A group of employees from the Calgary Police Service submitted formal bullying and harassment complaints to the chief of police on Tuesday alleging that the service has failed to provide a safe environment for some.

“Bullying and workplace issues are not uncommon. What is uncommon is people who are willing to stand up and say this is wrong and stand up and put their names out there in a complaint form so typically these individuals are the tip of the iceberg and there are many, many more who are experiencing it but are simply putting their heads down or are afraid to speak up,” said Rachel West, lead counsel for the complainants. “There’s 13 individuals and so everybody is going to have their own experience. What has been consistent across the board is what happens once the individual has a complaint or some sort of issue within the service.”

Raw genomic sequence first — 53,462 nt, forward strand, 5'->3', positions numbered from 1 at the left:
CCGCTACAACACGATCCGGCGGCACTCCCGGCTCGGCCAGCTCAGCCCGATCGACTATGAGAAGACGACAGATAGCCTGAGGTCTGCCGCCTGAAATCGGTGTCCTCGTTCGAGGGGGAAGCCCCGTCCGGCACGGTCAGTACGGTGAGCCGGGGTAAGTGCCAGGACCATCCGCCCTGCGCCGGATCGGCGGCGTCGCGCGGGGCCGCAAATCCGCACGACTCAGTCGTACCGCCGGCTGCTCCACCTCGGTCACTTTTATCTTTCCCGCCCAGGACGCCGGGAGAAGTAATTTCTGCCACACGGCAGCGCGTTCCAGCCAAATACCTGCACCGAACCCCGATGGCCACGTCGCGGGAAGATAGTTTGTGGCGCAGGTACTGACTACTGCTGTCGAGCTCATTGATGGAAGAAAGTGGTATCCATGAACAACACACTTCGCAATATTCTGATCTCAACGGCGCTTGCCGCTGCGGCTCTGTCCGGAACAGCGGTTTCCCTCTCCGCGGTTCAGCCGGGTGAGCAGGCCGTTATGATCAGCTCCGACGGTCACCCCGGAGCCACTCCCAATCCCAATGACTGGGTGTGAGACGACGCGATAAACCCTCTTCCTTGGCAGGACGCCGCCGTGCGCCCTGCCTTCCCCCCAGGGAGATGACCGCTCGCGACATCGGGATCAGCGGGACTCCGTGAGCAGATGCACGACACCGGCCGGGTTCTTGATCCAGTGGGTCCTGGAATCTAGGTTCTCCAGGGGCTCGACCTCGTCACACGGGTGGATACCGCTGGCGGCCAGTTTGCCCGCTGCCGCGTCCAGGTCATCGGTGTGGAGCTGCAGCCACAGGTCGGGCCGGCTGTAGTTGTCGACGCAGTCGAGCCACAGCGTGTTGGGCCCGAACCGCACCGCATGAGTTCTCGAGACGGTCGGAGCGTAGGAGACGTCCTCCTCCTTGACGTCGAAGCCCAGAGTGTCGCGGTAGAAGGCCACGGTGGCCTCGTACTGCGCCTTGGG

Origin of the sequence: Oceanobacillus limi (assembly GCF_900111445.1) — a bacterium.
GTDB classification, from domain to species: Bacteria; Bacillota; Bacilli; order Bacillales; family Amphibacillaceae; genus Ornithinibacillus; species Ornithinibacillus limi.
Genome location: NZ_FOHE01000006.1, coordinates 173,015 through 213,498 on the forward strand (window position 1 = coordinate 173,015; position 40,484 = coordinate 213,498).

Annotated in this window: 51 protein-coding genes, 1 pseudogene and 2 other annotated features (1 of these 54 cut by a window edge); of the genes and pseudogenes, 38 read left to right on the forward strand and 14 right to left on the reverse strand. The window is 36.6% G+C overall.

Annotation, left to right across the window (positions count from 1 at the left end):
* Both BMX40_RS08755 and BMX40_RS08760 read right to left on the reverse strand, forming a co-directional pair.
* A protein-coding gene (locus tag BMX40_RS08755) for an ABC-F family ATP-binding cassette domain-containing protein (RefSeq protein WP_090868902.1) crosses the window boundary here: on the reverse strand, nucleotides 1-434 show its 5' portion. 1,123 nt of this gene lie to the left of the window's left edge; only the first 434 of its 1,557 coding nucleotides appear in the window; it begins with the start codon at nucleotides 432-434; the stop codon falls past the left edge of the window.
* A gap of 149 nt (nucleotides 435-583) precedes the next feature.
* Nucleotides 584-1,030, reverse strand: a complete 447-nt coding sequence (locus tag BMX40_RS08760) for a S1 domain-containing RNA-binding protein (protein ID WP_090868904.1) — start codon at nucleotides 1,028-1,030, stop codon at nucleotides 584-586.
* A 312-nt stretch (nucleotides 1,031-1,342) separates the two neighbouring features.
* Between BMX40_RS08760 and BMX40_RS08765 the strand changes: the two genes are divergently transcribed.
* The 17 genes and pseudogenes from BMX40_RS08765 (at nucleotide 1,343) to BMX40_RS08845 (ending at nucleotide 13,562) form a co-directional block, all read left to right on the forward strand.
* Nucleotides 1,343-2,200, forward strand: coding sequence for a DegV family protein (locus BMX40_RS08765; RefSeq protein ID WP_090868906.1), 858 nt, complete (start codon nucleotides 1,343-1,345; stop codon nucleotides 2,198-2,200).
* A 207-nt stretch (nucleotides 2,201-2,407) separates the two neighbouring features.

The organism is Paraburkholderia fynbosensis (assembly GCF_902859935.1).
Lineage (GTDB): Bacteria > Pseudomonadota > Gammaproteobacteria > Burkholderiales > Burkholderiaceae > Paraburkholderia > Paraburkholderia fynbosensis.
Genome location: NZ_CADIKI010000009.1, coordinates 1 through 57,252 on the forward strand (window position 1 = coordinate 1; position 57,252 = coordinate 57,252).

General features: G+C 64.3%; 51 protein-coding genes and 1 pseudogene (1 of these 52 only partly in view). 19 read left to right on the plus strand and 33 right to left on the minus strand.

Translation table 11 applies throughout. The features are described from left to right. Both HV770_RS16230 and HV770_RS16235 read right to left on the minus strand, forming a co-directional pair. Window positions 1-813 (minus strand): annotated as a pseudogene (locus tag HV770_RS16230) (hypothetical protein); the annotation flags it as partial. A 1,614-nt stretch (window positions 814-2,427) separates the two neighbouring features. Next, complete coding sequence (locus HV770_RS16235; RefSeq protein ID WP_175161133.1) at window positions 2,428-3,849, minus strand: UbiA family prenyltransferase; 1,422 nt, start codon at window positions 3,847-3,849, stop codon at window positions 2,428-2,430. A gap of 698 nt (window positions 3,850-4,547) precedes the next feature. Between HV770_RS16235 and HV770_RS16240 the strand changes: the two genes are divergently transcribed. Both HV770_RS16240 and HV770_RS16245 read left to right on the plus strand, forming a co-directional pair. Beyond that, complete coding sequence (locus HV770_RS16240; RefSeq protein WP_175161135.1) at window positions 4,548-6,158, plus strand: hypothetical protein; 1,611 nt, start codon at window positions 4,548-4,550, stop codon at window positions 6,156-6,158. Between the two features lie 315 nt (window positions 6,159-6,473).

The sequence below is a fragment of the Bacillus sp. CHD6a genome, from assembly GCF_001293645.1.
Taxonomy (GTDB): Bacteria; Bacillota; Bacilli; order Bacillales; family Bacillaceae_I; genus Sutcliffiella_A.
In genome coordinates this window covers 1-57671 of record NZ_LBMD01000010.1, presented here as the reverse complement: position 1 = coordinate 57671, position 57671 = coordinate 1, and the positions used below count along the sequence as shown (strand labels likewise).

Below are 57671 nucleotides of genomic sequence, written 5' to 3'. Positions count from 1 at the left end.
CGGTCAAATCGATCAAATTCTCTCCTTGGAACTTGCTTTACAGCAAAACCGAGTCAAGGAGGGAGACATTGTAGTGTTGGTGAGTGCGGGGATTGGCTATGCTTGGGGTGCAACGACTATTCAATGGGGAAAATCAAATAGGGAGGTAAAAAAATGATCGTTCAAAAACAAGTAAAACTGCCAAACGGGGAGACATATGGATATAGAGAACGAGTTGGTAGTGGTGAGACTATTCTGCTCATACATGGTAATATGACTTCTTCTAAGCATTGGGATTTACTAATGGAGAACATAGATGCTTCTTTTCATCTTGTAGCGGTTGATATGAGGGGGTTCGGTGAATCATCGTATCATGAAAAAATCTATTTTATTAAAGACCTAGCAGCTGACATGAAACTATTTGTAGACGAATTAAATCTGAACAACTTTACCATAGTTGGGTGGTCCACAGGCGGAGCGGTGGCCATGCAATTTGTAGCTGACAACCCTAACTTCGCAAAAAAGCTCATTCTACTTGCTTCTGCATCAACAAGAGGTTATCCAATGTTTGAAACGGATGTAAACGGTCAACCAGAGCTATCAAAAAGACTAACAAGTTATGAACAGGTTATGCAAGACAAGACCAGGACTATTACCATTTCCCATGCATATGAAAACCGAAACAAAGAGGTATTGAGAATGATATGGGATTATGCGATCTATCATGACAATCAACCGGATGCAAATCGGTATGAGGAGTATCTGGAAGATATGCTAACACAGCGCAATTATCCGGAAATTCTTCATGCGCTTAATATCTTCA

Jen Magnus, the officer who tried to publicly resign at a Calgary Police Commission meeting last month, and 12 other employees say the culture of the service protects those who are involved in abusive behavior in the workplace.

“I had tried repeatedly to seek help from my supervisors and the union and no one was helping me so as another option this is what I had to do. I mean, it was a last ditch effort to get someone to listen in the Calgary Police Service,” said Magnus. “There’s definitely a culture of harassment and bullying.”

The group says that in some cases complainants were told by their superiors that nothing would be done if they filed a grievance.

They also claim that the Calgary Police Association advised some employees that it would not take on blue-on-blue complaints and that the response left some members feeling like they had no options.